How to beat the bookies with a Brexit bet
By Professor Anthony Neuberger, Cass Business School
The betting markets currently suggest that the odds on the UK voting to leave the EU are about 4-1, implying a probability of leaving of 20%. That means that if you stake £100 on a Brexit, you stand to get £500 back if the country votes to leave, giving a nice profit of £400. A pretty good return over one month. Of course, if the UK voted to remain you would lose £100.
But if you are going to bet on Brexit, why don’t you show that you are a broad minded internationalist, and place the bet in euros? You get the same odds but it could be a much better deal for you. Why so? Because most people expect sterling to fall against the euro, possibly even reaching parity, if the UK leave the EU, and rise in the event of staying in. If you place your bet to leave in euros, then, you get paid your winnings in euros which will have gone up in value. If you lose, you will have paid out in euro, but that would be less painful than paying out in sterling which is expected to appreciate in the event of a remain.
Of course, if you want to bet on Bremain at odds of say 1-4, the converse applies – place your bet in sterling. You get paid in appreciating sterling with a stay, and pay up in depreciating sterling a leave. This opens up a third, intriguing possibility. What if you back both horses in this two-horse race? Bet your £100-worth of euros on Brexit and bet in sterling on Bremain. You should come out ahead whether the UK votes to stay or leave.
The winning combination
The current exchange rate is €1.30 to the pound. With your euro bet, you lose your €130 stake the UK stays but make a profit of €520 (£400) if it leaves. If you bet £400 sterling on Bremain, you make a profit of £100 if we stay, and lose the £400 if we leave.
If the exchange rate stays at €1.30, your two bets will offset each other whichever way the vote goes – your euro winnings and sterling losses, or your euro losses and sterling winnings will cancel out. But if the UK vote to exit, and if the currency markets behave as expected, with sterling falling to say €1.20, your profit of €520 will be worth £433, and you will net a tidy profit of £33 after taking account your losing sterling bet on remain.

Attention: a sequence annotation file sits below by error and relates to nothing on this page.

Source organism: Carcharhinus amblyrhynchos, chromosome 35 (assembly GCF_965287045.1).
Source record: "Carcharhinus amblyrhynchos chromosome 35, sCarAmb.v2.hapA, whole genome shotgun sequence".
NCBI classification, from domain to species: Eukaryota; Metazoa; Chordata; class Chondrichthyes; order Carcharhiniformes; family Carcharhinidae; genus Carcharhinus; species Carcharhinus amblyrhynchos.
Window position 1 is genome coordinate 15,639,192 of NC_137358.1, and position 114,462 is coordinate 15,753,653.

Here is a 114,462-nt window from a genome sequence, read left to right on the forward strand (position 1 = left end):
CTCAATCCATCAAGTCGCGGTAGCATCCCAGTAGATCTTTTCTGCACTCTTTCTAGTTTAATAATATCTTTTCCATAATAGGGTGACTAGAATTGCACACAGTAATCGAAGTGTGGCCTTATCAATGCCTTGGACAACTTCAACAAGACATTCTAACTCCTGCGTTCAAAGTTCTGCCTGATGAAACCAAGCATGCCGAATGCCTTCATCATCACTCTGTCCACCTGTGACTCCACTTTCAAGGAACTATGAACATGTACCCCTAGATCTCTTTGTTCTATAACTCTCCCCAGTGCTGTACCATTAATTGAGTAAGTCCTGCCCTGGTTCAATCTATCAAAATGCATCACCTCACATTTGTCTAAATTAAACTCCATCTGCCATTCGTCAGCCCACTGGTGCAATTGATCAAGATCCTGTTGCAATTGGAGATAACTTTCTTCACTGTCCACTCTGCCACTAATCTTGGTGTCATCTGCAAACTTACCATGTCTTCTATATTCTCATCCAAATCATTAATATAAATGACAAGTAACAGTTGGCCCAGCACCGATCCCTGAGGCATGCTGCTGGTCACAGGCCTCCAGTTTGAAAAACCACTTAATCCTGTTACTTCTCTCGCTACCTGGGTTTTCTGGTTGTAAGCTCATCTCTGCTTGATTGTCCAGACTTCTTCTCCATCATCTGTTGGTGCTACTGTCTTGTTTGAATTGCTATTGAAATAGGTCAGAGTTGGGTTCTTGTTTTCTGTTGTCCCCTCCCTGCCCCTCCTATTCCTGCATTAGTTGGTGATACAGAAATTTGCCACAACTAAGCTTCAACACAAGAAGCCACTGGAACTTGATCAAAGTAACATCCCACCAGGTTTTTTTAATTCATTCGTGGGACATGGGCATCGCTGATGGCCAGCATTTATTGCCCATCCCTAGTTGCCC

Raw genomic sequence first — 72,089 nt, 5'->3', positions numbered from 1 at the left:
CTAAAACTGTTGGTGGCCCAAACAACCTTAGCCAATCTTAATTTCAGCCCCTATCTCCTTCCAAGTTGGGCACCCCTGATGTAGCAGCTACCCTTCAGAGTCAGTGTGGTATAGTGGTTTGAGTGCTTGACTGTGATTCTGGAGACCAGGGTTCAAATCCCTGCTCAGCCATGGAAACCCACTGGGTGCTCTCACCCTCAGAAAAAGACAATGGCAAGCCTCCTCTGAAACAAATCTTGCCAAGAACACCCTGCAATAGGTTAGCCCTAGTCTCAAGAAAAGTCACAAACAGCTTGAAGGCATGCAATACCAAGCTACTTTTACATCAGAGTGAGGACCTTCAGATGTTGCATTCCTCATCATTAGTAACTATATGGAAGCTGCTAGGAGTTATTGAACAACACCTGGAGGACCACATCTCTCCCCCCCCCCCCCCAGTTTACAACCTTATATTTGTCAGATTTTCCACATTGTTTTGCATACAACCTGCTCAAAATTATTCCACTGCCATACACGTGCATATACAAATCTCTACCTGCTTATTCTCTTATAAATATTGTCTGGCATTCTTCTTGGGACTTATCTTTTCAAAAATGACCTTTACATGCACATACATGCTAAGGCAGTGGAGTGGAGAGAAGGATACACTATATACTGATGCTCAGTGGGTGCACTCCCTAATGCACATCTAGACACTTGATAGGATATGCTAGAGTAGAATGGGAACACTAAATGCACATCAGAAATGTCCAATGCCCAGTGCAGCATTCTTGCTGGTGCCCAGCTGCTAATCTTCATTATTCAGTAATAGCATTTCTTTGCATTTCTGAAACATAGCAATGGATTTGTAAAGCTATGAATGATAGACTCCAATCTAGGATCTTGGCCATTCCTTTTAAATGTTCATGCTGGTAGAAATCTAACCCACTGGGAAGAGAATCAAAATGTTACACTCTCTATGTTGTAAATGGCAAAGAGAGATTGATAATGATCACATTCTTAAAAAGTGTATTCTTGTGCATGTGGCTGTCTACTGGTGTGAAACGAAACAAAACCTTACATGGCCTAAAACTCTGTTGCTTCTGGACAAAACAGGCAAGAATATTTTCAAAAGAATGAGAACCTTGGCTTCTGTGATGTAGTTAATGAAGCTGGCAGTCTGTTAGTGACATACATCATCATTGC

Similarly, if the UK votes for remain, and the exchange rate moves to €1.35, you will still make a profit, albeit a rather smaller one of about £4.
So, this is really just a bit of fun rather than a genuine tip, an intriguing conceit rather than a practical way of making loads of money. It does, however, raise a number of questions for those who believe in the wisdom of markets. Why are the odds the same in euro and in sterling? If you believe that sterling will be 15% lower against the euro if there’s an exit from the EU, the odds on Brexit in euro should be a lot shorter than those in sterling. So why don’t the bookmakers change the odds according to the currency of the bet?
The currency anomaly
One reason may be that their systems are not set up to do it. They do have significant currency exposures in their normal business of sports betting – when Manchester United competes against Barcelona, I guess they have many more sterling bets on the UK side and euro bets on the continental one. If sterling strengthens and Man U wins, or if sterling weakens and Barcelona wins, they stand to lose money. They therefore have some currency risk which is virtually impossible to hedge since the direction of exposure depends on the outcome of a football match.
But the risk is random. There is no significant correlation between which side wins and what happens to the exchange rate. The Brexit betting is different because of the strong connection between the outcome and the exchange rate. If political betting were a more substantial part of their business they might decouple the rates in different currencies, but as it is, the amount they are likely to lose from people exploiting the current system is probably small.
A second issue concerns the interpretation of betting markets. People tend to assume that the odds accurately reflect the market’s view of outcomes. But which market? The sterling market shows a probability of Brexit of 20%. If the euro market were not artificially tied to the sterling market, it would be showing a probability of nearer 24% because of the exchange rate effect. Which number represents the market’s estimate of the probability of Brexit? Arguably the euro (or better still the dollar market) odds because the betting is in a more stable currency whose value is less dependent on the outcome of the event that is being bet on.